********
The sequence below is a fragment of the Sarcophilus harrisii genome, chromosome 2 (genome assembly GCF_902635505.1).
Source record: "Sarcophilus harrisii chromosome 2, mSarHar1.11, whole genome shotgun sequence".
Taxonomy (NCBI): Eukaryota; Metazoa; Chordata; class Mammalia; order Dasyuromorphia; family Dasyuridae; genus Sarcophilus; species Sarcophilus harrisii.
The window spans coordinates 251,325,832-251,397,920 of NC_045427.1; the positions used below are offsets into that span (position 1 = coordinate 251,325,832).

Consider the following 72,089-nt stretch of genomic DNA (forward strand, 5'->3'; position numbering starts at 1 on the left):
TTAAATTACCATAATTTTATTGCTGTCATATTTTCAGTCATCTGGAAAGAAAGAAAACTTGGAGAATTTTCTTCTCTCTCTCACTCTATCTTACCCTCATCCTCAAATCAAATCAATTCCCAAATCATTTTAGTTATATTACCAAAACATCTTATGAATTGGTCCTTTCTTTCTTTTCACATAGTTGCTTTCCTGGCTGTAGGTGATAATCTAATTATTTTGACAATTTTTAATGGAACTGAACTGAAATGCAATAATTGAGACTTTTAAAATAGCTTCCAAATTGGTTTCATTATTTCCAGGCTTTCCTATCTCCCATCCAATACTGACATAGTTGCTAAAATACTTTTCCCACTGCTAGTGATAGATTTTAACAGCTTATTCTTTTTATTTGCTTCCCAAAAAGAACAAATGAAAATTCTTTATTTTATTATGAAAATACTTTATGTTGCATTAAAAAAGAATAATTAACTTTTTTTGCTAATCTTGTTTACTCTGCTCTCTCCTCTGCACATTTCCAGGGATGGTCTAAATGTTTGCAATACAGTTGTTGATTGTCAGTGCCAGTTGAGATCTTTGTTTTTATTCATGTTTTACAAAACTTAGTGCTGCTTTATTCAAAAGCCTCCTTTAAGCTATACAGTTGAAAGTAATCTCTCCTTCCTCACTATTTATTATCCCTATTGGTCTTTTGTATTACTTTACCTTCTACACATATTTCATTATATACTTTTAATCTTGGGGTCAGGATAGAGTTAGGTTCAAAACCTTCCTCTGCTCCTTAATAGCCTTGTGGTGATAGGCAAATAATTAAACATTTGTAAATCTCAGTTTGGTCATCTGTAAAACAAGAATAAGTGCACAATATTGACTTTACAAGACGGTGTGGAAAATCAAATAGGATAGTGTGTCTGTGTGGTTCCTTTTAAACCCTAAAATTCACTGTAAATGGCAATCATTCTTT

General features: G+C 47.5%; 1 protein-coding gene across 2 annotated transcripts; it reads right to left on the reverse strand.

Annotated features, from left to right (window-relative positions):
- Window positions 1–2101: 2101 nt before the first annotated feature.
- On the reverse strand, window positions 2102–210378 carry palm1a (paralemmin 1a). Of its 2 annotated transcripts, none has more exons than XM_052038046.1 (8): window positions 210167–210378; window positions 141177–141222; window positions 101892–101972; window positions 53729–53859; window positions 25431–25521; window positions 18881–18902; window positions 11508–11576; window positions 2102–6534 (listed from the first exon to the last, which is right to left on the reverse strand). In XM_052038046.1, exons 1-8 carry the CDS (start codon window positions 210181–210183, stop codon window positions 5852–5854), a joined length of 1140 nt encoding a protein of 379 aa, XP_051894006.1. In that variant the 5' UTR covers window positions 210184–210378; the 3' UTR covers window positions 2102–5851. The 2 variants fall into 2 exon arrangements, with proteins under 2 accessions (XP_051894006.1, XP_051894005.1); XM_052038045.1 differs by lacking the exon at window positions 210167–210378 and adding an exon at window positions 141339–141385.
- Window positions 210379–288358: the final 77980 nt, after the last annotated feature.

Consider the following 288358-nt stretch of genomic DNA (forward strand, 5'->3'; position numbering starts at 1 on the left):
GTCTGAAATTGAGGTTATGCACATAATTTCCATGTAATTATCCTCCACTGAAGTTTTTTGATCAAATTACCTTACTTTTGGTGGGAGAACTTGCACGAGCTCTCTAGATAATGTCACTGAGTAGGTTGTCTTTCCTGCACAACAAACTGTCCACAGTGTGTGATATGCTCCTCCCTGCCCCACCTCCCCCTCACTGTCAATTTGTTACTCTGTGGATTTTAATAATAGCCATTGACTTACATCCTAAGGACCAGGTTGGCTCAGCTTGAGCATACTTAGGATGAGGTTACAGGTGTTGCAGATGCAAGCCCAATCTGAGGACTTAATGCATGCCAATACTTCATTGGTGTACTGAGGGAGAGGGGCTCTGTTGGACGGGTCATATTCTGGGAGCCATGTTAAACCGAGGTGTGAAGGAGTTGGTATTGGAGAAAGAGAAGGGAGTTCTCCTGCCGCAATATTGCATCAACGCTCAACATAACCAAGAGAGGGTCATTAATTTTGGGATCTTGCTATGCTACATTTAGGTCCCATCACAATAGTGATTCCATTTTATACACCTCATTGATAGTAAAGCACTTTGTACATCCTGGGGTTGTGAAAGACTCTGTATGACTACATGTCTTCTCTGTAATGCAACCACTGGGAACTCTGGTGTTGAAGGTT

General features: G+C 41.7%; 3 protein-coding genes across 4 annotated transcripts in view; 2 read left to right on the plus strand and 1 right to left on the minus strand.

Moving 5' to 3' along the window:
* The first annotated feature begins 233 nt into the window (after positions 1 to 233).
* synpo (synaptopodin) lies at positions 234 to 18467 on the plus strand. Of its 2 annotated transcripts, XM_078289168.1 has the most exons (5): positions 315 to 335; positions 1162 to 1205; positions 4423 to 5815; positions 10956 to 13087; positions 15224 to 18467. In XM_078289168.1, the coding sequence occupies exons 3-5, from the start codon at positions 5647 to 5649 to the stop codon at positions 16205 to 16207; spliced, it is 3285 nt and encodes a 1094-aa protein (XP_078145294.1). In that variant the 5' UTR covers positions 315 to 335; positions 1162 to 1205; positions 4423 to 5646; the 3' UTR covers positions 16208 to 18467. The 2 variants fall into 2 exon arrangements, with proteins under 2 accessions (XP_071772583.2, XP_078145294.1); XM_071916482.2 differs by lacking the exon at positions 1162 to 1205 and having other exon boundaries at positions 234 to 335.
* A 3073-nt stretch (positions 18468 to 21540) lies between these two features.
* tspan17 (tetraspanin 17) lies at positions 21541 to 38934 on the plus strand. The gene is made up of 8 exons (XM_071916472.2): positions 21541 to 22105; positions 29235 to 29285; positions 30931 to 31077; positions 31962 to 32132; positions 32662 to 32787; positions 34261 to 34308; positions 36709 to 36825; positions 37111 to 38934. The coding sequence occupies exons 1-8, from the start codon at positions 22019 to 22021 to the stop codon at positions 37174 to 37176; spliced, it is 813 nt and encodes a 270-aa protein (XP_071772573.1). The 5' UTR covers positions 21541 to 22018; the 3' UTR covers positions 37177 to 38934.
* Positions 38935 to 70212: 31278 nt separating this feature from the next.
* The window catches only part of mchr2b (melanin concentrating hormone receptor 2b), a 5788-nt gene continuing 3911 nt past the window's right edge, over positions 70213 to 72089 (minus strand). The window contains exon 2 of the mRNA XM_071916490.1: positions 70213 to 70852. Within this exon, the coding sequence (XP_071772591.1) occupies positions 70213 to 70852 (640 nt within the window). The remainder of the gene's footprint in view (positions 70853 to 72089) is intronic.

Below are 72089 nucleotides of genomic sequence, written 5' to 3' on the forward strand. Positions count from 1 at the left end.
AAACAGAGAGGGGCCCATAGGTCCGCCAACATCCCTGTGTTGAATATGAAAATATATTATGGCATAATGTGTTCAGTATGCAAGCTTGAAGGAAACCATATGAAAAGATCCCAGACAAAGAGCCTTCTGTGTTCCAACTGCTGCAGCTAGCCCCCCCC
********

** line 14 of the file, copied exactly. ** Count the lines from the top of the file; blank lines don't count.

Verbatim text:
General features: G+C 41.7%; 3 protein-coding genes across 4 annotated transcripts in view; 2 read left to right on the plus strand and 1 right to left on the minus strand.